Why bad parenting is behind the rise of adults-only holidays – Jim Duffy

With parents glued to their smartphones, today’s kids are running amok, writes Jim Duffy.
With their parents obsessed by posting pictures on social media, children are forced to act up to win their attention or able to run riot, says Jim Duffy (Picture: iStockphoto/Getty)With their parents obsessed by posting pictures on social media, children are forced to act up to win their attention or able to run riot, says Jim Duffy (Picture: iStockphoto/Getty)
With their parents obsessed by posting pictures on social media, children are forced to act up to win their attention or able to run riot, says Jim Duffy (Picture: iStockphoto/Getty)

Picture the scene if you will. A lagoon-like pool with palm tress towering above the water. Waterfalls gushing onto manicured gardens with wooden bridges crossing them. Cabana beds, with soft cushions and lush thick towels adorning them, scattered around the poolside. Choices of water at the filling stations – coconut, guava and mint-infused. Hanging lanterns strewn across the whole vista creating a wonderful light feature.

It is peace and tranquility personified. A few guests are lounging quietly reading online books and journals. Some have light music playing through their earphones as they laze away the afternoon, keeping themselves to themslves. Sheer heaven... until three eight-year-olds appear and all hell breaks loose.

And that is why the ‘adults-only’ vacation is on the up...

Read More
Scotland becomes first part of UK to ban smacking of children
Hide Ad
Hide Ad

A quiet, tranquil and serene atmosphere on holiday can be completely ruined by unruly, loud, undisciplined kids and parents. And I choose these adjectives not for hyperbole, but as the keys to why adults-only is gaining popularity. Yes, children nowadays seem to be less disciplined and to cause more noise and altercations in almost every surrounding. But, there are a number of reasons for this.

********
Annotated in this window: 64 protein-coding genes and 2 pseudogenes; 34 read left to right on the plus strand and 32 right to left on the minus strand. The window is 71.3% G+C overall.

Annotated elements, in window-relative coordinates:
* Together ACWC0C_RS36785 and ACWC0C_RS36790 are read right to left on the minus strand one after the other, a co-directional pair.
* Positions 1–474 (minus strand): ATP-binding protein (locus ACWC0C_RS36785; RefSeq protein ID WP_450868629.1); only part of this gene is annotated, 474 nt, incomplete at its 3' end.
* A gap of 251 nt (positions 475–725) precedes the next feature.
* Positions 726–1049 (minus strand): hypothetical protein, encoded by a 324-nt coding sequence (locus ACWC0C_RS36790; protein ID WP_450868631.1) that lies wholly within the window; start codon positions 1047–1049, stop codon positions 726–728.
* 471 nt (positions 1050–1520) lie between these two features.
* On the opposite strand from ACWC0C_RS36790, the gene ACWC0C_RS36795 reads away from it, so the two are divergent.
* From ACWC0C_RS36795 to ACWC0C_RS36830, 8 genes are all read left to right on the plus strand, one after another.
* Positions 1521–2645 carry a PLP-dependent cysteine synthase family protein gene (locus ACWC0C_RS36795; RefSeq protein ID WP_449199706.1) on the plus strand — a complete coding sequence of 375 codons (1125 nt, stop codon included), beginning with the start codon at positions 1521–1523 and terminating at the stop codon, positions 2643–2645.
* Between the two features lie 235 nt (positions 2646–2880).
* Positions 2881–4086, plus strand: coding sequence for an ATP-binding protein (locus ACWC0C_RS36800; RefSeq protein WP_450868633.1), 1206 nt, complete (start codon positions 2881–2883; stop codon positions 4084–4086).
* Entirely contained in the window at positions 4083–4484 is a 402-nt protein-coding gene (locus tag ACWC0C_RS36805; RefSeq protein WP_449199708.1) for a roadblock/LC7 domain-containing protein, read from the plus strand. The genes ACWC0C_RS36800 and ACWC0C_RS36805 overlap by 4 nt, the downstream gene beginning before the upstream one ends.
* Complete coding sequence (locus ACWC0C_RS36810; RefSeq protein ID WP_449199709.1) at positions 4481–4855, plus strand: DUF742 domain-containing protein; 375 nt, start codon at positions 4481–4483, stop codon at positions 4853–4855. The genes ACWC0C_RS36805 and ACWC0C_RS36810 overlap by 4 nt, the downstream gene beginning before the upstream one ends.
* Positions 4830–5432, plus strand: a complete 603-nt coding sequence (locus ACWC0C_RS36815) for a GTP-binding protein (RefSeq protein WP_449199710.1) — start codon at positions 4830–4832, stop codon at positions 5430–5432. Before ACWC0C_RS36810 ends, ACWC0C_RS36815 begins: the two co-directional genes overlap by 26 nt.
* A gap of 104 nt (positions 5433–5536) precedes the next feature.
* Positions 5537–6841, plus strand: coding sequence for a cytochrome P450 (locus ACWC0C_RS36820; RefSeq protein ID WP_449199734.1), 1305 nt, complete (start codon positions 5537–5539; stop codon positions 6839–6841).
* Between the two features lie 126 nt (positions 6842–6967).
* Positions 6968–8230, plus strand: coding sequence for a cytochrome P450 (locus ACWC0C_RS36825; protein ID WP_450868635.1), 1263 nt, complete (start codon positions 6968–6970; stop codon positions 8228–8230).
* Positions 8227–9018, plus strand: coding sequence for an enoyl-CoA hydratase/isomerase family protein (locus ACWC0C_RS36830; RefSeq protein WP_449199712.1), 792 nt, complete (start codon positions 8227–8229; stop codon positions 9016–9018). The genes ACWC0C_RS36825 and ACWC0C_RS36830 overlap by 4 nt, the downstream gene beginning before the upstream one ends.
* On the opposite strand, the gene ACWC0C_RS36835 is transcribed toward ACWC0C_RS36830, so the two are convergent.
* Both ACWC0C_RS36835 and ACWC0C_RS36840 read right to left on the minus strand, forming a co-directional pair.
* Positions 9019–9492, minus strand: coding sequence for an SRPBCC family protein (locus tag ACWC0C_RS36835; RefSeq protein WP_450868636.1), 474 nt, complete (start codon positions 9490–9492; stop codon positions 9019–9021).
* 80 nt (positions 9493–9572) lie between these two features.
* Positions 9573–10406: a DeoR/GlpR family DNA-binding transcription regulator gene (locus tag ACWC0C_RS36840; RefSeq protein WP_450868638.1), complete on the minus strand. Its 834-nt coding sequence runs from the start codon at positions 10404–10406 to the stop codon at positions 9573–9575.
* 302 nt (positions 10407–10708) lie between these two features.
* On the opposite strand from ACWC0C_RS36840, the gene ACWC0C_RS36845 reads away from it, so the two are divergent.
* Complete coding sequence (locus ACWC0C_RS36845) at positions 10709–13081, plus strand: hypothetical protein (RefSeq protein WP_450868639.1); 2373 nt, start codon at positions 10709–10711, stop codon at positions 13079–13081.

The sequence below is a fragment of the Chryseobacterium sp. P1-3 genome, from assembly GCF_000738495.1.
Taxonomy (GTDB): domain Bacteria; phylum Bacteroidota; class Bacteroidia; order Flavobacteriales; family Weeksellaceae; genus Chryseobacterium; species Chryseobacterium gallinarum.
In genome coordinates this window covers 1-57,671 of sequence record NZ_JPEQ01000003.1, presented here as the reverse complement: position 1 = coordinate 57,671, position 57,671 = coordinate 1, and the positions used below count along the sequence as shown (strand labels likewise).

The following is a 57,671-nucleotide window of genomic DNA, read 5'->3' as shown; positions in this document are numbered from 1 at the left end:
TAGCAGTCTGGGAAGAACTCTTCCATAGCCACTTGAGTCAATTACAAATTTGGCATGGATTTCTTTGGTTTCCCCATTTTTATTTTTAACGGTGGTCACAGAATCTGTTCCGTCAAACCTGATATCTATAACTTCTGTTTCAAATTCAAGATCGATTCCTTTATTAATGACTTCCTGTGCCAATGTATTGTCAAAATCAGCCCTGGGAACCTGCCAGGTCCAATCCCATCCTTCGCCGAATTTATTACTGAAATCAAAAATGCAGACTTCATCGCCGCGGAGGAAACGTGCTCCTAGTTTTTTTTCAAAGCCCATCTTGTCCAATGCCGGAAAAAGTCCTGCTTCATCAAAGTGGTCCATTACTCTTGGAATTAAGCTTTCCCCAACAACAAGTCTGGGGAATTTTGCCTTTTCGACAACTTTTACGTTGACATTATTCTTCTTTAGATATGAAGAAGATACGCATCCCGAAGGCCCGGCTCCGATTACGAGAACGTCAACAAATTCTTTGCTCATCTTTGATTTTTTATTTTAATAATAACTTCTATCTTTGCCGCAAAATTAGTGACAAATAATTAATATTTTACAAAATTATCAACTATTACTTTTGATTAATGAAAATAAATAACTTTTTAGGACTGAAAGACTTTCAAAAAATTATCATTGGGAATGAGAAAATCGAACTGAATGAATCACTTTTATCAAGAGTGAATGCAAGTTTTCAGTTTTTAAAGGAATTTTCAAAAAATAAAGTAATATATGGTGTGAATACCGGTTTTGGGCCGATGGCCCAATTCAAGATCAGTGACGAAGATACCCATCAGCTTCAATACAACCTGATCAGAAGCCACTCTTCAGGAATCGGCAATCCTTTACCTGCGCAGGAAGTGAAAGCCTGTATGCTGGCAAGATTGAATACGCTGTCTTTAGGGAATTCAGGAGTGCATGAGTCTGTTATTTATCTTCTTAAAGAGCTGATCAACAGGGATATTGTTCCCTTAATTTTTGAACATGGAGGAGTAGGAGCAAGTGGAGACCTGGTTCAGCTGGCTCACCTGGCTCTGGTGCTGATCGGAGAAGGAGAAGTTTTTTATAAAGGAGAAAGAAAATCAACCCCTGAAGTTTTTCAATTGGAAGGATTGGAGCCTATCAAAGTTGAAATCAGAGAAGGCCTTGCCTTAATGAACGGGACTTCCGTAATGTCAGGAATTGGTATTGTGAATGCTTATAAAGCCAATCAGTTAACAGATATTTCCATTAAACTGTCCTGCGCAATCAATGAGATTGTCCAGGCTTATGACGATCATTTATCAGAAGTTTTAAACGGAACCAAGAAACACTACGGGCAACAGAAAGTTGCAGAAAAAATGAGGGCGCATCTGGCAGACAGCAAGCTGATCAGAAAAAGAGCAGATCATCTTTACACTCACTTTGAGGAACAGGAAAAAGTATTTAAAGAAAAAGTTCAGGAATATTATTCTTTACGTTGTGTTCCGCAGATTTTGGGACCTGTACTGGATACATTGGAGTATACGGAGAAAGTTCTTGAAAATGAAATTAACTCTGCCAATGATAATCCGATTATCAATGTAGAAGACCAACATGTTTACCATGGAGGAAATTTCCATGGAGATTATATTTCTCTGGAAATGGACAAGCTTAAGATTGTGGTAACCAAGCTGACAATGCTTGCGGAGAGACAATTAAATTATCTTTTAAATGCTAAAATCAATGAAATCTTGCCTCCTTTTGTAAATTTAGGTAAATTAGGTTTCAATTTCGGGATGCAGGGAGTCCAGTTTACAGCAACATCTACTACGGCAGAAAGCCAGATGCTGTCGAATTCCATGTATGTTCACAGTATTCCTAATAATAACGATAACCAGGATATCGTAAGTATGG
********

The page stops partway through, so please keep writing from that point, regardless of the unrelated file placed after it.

The first is tech. Parents are glued to mobile phones and tablets throughout their holiday. God forbid they miss “liking” a post from a friend while they sit on a sun bed. Think about that for a minute. You paid good money to get away from it all, only to not get away from it all, as you feel the need to remain stuck to a phone.

Upwards spiral of noise

These parents then play videos through these devices without headphones on. And because they are not supervising the children, who are loud, they have to turn up the volume even louder, so there is a double whammy. Noisy parents who don’t give a stuff and noisy kids with no supervision.

But this has even wider ramifications for those looking for a peaceful holiday.

As today’s children have to compete with tech to get attention, they feel the need to be “bigger” than the tech. Mummy is distracted by her mobile phone, so I need to be louder, bigger and bolder in my behaviour so she knows I exist. It is a spiral upwards of noise escalation. A wee soul is in need of parental care only to have to share it with Apple, Google and Facebook.